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Get to know your fiddle leaf plant


If you’ve flipped through home and lifestyle magazines or browsed through interior design websites, you may have noticed a very hip-looking plant in the backdrop. This plant resembles a violin, or a fiddle, and is in just about every Pinterest-worthy photo worth checking out.


If you’re the proud owner of a ficus lyrata, then you must know what I’m talking about. More popularly known as the fiddle leaf fig, ficus lyrata is the plant’s scientific name and can be used interchangeably with ‘fiddle leaf’, ‘fiddle leaf fig’ or ‘fiddle leaf fig tree’.



I have two fiddle leaf figs at home named Tim and Tam, and these babies are equally lovable. I’ve raised them since they were just less than 1m tall, and now they’ve almost reached 3m and are now planted in bigger pots.


Call me an obsessed plant parent, but you won’t be able to resist adding a fiddle leaf to your plant collection. It may be infamous for its low stress tolerance, but like human babies, once you get the hang of it, you’ll be rewarded with an irreplaceable addition to your home.


If you think it’s practically impossible to take care of these plants, keep calm and read on. Consider this your baby book on everything you need to know about one of the most attractive indoor plants around.



Is fiddle leaf fig a good indoor plant?


The fiddle leaf fig is an excellent choice for an indoor plant. Many home decorators and owners choose it because of its beautifully formed leaves and graceful trunk. Not only does it make an attractive architectural backdrop for any room or WFH office, it’s also among the most effective air-purifying indoor plants you can find.


Wild fiddle leaf figs are native epiphytes in West African jungles and can reach up to a whopping 12m in height. Indoors, your domesticated plant can grow up to a height of 3m. Even if smaller than the wild variety, they will definitely need a bigger room space than your usual indoor air plants and succulents.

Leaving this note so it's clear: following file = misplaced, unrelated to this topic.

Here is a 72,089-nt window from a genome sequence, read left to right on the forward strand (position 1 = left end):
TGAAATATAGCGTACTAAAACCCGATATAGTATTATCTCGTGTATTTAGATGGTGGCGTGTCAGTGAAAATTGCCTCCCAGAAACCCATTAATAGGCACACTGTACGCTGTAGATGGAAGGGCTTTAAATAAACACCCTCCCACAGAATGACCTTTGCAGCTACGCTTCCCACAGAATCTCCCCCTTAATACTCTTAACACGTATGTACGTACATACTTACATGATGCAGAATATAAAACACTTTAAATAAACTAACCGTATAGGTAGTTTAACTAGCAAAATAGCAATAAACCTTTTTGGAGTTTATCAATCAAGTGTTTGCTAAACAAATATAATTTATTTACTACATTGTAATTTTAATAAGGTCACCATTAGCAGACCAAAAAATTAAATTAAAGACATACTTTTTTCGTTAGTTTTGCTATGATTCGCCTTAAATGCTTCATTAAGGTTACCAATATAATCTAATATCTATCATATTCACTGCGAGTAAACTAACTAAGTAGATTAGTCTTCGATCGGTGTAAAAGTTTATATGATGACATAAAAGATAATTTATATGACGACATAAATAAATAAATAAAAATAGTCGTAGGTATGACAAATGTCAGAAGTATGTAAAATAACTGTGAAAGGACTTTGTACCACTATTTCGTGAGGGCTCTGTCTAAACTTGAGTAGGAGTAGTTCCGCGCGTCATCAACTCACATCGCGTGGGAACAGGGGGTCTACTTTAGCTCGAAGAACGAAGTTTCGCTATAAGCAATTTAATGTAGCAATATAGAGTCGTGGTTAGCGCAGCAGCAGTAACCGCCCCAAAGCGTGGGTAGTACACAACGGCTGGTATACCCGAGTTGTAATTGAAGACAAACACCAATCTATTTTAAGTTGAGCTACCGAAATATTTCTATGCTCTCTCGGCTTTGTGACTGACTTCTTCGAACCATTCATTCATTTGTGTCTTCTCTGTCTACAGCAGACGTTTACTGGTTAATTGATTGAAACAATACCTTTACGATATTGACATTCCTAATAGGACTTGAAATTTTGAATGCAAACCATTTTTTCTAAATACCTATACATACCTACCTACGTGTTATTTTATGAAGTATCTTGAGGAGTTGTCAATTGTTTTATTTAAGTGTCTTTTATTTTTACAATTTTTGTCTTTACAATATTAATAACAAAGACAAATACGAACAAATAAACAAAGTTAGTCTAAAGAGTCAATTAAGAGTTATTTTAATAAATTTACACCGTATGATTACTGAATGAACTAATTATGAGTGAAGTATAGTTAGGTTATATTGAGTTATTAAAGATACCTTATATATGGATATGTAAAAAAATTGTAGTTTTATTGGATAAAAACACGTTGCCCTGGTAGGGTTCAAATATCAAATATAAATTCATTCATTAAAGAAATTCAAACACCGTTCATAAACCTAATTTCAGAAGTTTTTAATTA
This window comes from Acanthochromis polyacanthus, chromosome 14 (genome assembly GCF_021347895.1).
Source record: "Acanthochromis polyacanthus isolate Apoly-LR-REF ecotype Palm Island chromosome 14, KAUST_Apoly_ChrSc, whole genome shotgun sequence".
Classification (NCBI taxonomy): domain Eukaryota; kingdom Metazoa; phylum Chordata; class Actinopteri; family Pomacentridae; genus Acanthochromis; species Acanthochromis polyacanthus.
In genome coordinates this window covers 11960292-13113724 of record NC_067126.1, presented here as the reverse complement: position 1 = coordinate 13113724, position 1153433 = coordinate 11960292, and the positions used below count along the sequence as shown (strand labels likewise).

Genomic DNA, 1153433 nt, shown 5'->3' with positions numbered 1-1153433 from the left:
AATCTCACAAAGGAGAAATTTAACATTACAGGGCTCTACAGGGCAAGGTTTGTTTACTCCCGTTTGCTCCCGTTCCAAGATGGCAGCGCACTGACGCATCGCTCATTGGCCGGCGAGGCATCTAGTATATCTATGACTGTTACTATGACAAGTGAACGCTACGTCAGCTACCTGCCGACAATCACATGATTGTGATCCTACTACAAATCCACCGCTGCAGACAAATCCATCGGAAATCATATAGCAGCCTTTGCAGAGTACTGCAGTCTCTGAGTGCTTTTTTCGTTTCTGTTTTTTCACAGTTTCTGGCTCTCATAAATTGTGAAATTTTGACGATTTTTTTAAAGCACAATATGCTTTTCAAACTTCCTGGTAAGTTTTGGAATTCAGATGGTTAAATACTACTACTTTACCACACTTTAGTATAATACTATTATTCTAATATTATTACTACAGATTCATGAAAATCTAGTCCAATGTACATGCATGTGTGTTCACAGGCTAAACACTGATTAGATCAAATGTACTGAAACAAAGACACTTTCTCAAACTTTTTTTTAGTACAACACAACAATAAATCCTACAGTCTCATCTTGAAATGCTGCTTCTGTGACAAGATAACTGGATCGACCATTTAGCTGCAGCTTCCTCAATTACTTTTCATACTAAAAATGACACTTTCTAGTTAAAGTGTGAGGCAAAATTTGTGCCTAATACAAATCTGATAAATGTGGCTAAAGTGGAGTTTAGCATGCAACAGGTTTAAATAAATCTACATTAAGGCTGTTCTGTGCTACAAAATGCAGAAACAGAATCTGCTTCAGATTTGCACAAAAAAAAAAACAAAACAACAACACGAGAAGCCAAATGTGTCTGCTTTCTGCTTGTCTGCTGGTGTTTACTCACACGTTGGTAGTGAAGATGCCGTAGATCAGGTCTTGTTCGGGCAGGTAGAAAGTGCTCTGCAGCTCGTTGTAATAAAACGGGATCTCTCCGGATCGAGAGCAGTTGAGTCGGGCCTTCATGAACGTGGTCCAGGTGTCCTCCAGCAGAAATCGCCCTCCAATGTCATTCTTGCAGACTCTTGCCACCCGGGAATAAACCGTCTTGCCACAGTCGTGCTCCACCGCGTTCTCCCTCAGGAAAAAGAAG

How well do fiddle leaf figs clean the air?

You can say that all plants clean the air by taking in carbon dioxide and releasing oxygen, but fiddle leaf fig trees may be in the top tier when it comes to air-purifying properties. This is due to their large leaf surface area, high transpiration rate, and high soil surface area.


People who suffer from Sick Building Syndrome symptoms such as sore throat, brain fog, headache, and fatigue are recommended to put air-purfiying plants in their homes. Air-purifying plants are effective in detoxifying because they remove benzene, formaldehyde, ammonia and other chemicals in the air. If you’re living in an enclosed space but are not keen on getting an electric air-purifier, placing a fiddle leaf fig or two in a room can help give you fresh air.


Why is transpiration important for fiddle leaf figs?


Transpiration is a metabolic process a plant undergoes when it’s releasing water vapor into the air. This process serves two purposes: to help cool the plant and to drive water and minerals to the leaves for photosynthesis.


For fiddle leaf figs, this is particularly important because of their large leaves. The large leaf surface area makes this plant’s leaves prone to dust blockage. This can hamper the fiddle leaf’s cooling process and intake of water and minerals into the leaves, which can cause your ficus to become unhealthy. A bright, firm green leaf is an indicator that your plant is growing well.


How do you care for a fiddle leaf fig plant?


The ficus lyrata may have earned the reputation that it’s difficult to maintain, but the truth is, it’s fairly easy to take care of them. Here’s everything you need to know about fiddle leaf fig care.


Go for natural light

When it comes to fiddle leaf fig care, medium to bright indirect sunlight is the best nourishment for your plant. A position near the window facing the rising sun will give your plant the best advantage. Morning sun has the right amount of light and heat to keep your plant healthy without burning or scorching the leaves.


Water well


While these plants love being watered, it’s important to let the soil dry in between watering. Let the soil soak in the water, then let it drain before proceeding to your next watering. Take care not to wet your leaves while doing this.


When you see brown spots on the leaves, this may be a sign of overwatering – you may have to cut back a little on your watering to allow your plant time to recover. Your fiddle leaf fig will benefit from being watered more in spring and summer months, and less during winter.